When there is occupational exposure, the employer shall provide, at no cost to the employee, appropriate personal protective equipment such as, but not limited to, gloves, gowns, laboratory coats, face shields or masks and eye protection, and mouthpieces, resuscitation bags, pocket masks, or other ventilation devices. Personal protective equipment will be considered “appropriate” only if it does not permit blood or other potentially infectious materials to pass through to or reach the employee’s work clothes, street clothes, undergarments, skin, eyes, mouth, or other mucous membranes under normal conditions of use and for the duration of time which the protective equipment will be used.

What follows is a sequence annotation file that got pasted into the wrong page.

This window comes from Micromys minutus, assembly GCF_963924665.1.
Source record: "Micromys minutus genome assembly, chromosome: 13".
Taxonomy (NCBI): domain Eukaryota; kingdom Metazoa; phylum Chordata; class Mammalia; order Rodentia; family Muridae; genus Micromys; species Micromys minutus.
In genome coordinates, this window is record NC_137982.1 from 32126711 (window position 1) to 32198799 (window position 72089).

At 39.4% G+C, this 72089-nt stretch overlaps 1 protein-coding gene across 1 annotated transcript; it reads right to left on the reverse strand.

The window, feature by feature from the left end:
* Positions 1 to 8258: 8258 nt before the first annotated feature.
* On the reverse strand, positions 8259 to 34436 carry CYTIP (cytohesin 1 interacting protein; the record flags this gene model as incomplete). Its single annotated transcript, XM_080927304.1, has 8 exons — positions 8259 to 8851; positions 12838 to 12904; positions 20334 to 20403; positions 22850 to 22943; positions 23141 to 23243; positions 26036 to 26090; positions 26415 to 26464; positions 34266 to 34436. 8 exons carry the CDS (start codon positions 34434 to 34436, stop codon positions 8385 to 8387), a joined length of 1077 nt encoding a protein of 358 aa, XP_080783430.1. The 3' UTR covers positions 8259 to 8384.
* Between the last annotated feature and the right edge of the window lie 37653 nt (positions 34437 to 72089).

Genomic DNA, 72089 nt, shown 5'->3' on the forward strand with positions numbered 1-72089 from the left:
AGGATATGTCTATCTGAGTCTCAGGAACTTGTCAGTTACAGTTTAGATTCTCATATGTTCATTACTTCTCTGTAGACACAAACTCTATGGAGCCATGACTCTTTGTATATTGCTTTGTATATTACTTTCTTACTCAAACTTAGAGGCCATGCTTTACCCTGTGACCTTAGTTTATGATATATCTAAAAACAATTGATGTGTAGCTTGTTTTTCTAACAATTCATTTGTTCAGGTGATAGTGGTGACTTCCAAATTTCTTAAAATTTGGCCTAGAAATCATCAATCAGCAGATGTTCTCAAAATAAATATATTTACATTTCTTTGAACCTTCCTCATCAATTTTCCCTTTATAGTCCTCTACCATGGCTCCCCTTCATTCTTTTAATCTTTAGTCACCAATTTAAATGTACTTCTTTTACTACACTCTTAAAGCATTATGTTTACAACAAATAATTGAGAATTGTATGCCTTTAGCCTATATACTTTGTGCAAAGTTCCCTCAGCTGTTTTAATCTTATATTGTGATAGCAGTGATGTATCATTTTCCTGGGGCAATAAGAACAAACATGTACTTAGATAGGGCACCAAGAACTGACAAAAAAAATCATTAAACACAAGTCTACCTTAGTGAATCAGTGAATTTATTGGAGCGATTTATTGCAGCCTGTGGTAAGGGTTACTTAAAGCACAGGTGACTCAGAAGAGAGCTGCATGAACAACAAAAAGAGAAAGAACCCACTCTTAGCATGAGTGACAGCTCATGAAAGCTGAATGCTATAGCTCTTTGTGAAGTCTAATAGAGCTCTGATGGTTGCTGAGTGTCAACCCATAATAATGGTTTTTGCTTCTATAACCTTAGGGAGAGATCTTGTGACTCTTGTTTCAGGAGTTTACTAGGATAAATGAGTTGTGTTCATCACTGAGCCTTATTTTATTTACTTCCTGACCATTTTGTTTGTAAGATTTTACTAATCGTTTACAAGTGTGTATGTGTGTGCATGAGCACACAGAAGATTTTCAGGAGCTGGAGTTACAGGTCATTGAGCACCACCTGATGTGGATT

As you can see, the OSHA standard specifically includes the following required PPE:

  • Disposable gloves
  • Masks, eye protection and face shields
  • Gowns, aprons, and other protective body clothing
  • Surgical caps or hoods and/or shoe covers or boots where gross contamination can be reasonably anticipated

Bloodborne pathogens kit contents

BBP kits will typically contain the PPE listed above, tools to assist in the cleaning up of spills, and bags for collection and disposal of the spilled materials. A BBP kit typically contains:

  • Personal Protective Equipment including:
    • Gloves
    • Face Shields
    • Gowns
    • Face Masks
    • Bonnet
    • Eye protection
    • Shoe Covers
  • Biohazard bag and twist tie
  • Biohazard scoop
  • Disposable absorbent towels
  • Plastic bags
  • Antiseptic towelettes
  • Germicidal wipes
  • Spill cleanup powder